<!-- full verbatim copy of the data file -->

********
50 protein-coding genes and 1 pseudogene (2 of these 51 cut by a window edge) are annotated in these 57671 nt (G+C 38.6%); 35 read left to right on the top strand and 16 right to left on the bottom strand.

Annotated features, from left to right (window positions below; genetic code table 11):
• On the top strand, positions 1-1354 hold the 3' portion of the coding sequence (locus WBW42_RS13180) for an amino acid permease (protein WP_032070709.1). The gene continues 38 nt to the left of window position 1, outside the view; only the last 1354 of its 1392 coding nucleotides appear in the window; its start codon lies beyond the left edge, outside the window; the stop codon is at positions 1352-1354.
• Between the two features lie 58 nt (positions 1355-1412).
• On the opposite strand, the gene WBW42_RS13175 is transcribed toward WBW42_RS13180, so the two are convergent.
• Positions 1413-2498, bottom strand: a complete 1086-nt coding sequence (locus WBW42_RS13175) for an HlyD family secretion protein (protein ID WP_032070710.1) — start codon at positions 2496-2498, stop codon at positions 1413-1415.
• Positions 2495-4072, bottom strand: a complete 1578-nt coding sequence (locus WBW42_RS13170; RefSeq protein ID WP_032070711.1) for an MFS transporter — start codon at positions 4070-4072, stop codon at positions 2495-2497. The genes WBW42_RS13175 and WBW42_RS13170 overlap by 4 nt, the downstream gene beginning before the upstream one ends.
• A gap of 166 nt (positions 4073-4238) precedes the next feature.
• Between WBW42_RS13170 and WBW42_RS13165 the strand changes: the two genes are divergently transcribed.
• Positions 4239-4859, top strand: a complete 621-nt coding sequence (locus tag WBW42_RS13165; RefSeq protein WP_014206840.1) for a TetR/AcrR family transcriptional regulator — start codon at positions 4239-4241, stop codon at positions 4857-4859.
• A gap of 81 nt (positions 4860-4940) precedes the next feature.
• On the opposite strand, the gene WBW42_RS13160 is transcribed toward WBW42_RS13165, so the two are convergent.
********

50 protein-coding genes and 1 pseudogene (2 of these 51 cut by a window edge) are annotated in these 57671 nt (G+C 38.6%); 35 read left to right on the top strand and 16 right to left on the bottom strand.

Annotated features, from left to right (window positions below; genetic code table 11):
• On the top strand, positions 1-1354 hold the 3' portion of the coding sequence (locus WBW42_RS13180) for an amino acid permease (protein WP_032070709.1). The gene continues 38 nt to the left of window position 1, outside the view; only the last 1354 of its 1392 coding nucleotides appear in the window; its start codon lies beyond the left edge, outside the window; the stop codon is at positions 1352-1354.
• Between the two features lie 58 nt (positions 1355-1412).
• On the opposite strand, the gene WBW42_RS13175 is transcribed toward WBW42_RS13180, so the two are convergent.
• Positions 1413-2498, bottom strand: a complete 1086-nt coding sequence (locus WBW42_RS13175) for an HlyD family secretion protein (protein ID WP_032070710.1) — start codon at positions 2496-2498, stop codon at positions 1413-1415.
• Positions 2495-4072, bottom strand: a complete 1578-nt coding sequence (locus WBW42_RS13170; RefSeq protein ID WP_032070711.1) for an MFS transporter — start codon at positions 4070-4072, stop codon at positions 2495-2497. The genes WBW42_RS13175 and WBW42_RS13170 overlap by 4 nt, the downstream gene beginning before the upstream one ends.
• A gap of 166 nt (positions 4073-4238) precedes the next feature.
• Between WBW42_RS13170 and WBW42_RS13165 the strand changes: the two genes are divergently transcribed.
• Positions 4239-4859, top strand: a complete 621-nt coding sequence (locus tag WBW42_RS13165; RefSeq protein WP_014206840.1) for a TetR/AcrR family transcriptional regulator — start codon at positions 4239-4241, stop codon at positions 4857-4859.
• A gap of 81 nt (positions 4860-4940) precedes the next feature.
• On the opposite strand, the gene WBW42_RS13160 is transcribed toward WBW42_RS13165, so the two are convergent.